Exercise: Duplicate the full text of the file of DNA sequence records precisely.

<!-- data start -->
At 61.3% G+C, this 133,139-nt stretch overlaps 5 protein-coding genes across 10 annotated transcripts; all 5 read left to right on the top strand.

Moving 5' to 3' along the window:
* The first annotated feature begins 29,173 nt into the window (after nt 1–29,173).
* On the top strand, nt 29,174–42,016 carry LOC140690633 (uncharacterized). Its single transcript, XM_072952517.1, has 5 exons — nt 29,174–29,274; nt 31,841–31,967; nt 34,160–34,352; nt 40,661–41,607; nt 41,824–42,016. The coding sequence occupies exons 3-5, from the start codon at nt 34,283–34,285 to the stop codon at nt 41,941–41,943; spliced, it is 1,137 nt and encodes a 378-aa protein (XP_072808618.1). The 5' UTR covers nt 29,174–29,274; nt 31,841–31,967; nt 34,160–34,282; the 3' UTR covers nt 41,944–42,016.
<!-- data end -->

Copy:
At 61.3% G+C, this 133,139-nt stretch overlaps 5 protein-coding genes across 10 annotated transcripts; all 5 read left to right on the top strand.

Moving 5' to 3' along the window:
* The first annotated feature begins 29,173 nt into the window (after nt 1–29,173).
* On the top strand, nt 29,174–42,016 carry LOC140690633 (uncharacterized). Its single transcript, XM_072952517.1, has 5 exons — nt 29,174–29,274; nt 31,841–31,967; nt 34,160–34,352; nt 40,661–41,607; nt 41,824–42,016. The coding sequence occupies exons 3-5, from the start codon at nt 34,283–34,285 to the stop codon at nt 41,941–41,943; spliced, it is 1,137 nt and encodes a 378-aa protein (XP_072808618.1). The 5' UTR covers nt 29,174–29,274; nt 31,841–31,967; nt 34,160–34,282; the 3' UTR covers nt 41,944–42,016.